Robert's son, John Smythson, (c. 1570s-1634) would go on to work at Bolsover Castle and described himself as both 'gentleman' (on his marriage register of 1600) and 'architecter' (in his will).

John Thorpe (c. 1560s-1655) is the second of these gentlemen architects and one of his drawing books also survives, at Sir John Soane's Museum. In it, a plan of Kirby Hall in Northamptonshire, labelled 'Kirby, whereof I laid ye first stone ad 1570' led early historians to believe he was the designer of this sophisticated house, until calculating that he must barely have been out of nappies. Evidently, his father was a Northamptonshire mason-architect (and one familiar with French architectural books) before him and so young John's role must have been as a mascot for the inaugural block.

In his adolescence, Thorpe was not apprenticed through the Masonic lodges, but was employed in the Office of Works as a surveyor of the Tudor royal palaces, such as Richmond and Greenwich. His house was near St Martin-in-the Fields, London, within a few hundred yards of the largest English royal residence:

Whitehall Palace.

After 1601, Thorpe became a freelance surveyor (his friend Henry Peacham called him 'an excellent geometrician and surveyor' in 1612) and it was probably during this time that his drawing book was compiled. Of the 150 or so images, some are for new designs: conceits such as a house formed of two blocks - 'IT', the Latinised initials of his name. Other drawings are surveys of existing structures and some are duplicates of other people's new designs. Perhaps the most spectacular is his vast outer court of Audley End house in Essex, designed c. 1615 for Thomas Howard, Earl of Suffolk and Lord Treasurer to James I. The court was dismantled, but the illustration gives an idea of its size and effect as the largest example of the 'prodigy house', as Sir John Summerson labelled them.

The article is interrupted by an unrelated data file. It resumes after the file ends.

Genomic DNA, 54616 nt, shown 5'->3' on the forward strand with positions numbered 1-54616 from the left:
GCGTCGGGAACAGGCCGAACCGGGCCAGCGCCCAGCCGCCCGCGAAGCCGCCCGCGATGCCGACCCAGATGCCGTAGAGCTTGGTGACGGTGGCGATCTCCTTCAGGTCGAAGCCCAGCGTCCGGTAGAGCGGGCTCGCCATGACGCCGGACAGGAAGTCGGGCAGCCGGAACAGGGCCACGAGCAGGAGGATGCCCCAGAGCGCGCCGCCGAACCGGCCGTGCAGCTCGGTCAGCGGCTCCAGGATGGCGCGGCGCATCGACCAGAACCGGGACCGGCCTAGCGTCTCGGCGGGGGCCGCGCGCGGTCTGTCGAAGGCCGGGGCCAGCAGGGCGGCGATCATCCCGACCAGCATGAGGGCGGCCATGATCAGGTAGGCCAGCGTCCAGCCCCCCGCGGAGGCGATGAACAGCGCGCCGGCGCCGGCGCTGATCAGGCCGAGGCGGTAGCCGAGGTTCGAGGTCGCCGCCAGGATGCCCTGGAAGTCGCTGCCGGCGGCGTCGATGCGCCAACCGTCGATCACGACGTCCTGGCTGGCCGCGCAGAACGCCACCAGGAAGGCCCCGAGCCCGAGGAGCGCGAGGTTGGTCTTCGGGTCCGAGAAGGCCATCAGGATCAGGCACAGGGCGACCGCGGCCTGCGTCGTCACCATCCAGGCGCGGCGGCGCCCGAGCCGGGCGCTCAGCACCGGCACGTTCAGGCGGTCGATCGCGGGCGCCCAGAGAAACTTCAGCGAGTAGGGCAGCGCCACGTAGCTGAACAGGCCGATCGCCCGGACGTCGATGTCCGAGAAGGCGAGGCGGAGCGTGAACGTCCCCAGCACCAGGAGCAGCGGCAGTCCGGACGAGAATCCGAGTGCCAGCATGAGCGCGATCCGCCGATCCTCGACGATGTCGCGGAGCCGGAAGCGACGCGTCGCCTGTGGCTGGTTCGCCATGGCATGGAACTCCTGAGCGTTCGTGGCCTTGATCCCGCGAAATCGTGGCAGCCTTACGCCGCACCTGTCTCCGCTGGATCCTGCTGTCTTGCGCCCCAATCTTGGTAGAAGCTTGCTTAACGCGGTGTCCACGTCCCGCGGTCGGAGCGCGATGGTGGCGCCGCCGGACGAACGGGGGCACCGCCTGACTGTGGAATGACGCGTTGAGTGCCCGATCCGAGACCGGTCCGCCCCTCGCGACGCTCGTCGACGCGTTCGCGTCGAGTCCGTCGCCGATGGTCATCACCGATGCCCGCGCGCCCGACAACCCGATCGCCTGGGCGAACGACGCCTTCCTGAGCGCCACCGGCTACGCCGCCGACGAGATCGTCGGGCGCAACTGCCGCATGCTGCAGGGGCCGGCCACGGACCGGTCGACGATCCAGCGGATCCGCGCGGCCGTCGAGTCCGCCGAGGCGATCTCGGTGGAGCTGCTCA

Beyond his graphic and imaginative skills, Thorpe was also an academic, translating Hans Blum's Latin compendium of the orders (Zurich, 1550) into The Booke of Five Collumnes of Architecure, 1601, and also preparing an English copy of Du Cerceau's treatise on perspective of 1576.

With Robert Smythson and John Thorpe, we have met two men whose careers were focused on architecture, albeit in all its complexities and breadths. They were freelancers, providing a service over a whole site from survey to design with all the fashionable knobs on. During this they supervised workmen whom they had instructed according to their practical and theoretical knowledge, resolved in plans, elevations and details.

Sometimes they would sketch away at a house plan or perspective for amusement's sake. Occasionally they'd copy someone else's design to learn from it and adapt it: in sharing designs they were part of a circle of professionals. And in the search for a highly personalised architectural manner which could be adapted to express the ambitions of their patrons, the reputations of architects as artists in form and space was set to rise.